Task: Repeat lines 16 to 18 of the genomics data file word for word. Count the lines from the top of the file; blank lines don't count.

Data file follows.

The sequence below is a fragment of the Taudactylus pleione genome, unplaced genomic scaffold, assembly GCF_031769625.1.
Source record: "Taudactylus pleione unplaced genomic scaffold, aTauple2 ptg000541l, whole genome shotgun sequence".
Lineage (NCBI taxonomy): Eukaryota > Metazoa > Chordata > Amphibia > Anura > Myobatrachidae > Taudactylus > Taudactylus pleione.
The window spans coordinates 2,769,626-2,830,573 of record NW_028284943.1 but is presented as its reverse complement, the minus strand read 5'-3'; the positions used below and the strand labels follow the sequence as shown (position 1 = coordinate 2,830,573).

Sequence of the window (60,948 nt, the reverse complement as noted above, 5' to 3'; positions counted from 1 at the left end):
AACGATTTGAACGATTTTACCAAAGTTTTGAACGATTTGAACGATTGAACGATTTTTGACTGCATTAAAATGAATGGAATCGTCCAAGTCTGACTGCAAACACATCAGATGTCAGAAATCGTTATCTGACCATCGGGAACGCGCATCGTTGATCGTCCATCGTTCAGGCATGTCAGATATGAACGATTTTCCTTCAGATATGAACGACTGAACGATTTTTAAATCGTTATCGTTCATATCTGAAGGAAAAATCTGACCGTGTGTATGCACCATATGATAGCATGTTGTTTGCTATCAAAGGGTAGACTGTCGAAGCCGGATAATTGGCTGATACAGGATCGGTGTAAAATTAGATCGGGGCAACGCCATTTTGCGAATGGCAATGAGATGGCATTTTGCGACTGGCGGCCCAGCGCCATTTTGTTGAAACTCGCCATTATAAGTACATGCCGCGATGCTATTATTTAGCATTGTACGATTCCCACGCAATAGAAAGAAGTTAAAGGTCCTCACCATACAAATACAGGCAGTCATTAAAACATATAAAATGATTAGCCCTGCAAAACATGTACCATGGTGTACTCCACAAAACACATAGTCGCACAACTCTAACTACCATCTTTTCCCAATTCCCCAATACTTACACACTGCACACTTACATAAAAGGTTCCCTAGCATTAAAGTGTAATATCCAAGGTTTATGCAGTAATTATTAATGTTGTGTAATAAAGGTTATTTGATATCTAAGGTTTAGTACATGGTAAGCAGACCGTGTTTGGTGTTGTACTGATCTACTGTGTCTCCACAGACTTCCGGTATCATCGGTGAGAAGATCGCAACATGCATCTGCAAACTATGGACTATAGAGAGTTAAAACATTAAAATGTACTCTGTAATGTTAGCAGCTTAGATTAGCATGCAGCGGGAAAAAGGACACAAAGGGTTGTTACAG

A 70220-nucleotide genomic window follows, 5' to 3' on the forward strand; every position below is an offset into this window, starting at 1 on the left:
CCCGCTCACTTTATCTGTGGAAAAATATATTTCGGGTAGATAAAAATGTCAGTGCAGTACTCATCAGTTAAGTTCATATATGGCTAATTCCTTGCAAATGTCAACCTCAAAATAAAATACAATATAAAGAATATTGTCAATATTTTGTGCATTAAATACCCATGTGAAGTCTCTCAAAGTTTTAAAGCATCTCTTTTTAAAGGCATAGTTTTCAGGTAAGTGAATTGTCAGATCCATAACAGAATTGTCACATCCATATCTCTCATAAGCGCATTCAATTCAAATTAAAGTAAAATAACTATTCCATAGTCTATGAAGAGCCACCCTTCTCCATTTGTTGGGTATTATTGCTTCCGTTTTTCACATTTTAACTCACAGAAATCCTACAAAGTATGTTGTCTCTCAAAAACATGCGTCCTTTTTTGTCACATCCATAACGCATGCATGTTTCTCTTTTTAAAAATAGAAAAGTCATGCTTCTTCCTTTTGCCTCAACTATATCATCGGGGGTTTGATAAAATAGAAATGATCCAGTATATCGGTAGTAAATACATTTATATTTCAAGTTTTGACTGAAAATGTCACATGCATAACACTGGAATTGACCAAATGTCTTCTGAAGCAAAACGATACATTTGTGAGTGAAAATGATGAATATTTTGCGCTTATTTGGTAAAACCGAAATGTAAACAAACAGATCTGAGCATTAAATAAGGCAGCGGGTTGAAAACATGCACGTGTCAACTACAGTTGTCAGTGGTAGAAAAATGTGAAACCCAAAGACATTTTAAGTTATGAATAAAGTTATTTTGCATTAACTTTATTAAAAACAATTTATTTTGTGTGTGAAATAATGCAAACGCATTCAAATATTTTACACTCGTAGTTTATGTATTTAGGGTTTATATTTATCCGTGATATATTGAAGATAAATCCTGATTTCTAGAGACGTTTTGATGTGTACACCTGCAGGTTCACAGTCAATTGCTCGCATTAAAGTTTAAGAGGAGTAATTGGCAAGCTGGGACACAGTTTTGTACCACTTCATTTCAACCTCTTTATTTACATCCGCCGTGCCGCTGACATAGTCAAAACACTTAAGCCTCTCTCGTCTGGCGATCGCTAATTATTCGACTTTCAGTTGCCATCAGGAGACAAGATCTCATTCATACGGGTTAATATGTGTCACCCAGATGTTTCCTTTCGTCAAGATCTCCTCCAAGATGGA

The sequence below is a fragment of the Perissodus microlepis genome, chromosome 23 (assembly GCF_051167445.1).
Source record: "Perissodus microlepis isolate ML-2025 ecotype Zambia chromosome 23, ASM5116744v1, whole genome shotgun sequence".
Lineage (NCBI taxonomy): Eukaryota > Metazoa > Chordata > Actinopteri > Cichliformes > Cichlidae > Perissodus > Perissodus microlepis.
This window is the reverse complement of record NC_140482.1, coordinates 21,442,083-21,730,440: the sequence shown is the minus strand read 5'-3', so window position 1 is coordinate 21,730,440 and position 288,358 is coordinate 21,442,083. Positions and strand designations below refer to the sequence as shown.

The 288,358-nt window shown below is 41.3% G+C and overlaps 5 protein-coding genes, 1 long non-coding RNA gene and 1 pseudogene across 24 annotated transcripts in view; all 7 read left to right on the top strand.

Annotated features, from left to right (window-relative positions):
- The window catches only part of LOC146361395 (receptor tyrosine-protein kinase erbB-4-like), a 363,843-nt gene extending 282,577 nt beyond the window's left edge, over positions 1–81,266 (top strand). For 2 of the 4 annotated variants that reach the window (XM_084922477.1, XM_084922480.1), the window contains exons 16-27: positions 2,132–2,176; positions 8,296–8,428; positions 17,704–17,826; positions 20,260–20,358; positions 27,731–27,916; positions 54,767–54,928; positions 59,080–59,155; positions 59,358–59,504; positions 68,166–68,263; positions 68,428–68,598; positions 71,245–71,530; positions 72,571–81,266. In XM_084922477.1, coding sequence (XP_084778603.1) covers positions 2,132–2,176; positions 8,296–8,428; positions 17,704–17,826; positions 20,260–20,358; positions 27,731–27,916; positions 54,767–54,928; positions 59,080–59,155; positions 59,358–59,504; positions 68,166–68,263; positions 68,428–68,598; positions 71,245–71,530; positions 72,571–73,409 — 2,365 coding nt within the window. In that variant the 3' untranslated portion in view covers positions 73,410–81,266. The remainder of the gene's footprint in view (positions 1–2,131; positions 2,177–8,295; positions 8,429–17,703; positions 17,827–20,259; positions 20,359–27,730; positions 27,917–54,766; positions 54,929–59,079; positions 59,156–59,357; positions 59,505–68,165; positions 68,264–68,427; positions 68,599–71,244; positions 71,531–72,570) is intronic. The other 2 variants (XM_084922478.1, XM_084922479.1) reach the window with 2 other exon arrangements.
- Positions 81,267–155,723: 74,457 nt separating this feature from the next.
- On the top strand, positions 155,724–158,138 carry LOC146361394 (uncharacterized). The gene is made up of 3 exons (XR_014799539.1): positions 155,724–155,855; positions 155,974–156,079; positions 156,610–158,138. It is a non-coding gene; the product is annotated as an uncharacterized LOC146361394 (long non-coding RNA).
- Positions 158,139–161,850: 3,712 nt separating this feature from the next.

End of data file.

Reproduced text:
- Positions 81,267–155,723: 74,457 nt separating this feature from the next.
- On the top strand, positions 155,724–158,138 carry LOC146361394 (uncharacterized). The gene is made up of 3 exons (XR_014799539.1): positions 155,724–155,855; positions 155,974–156,079; positions 156,610–158,138. It is a non-coding gene; the product is annotated as an uncharacterized LOC146361394 (long non-coding RNA).
- Positions 158,139–161,850: 3,712 nt separating this feature from the next.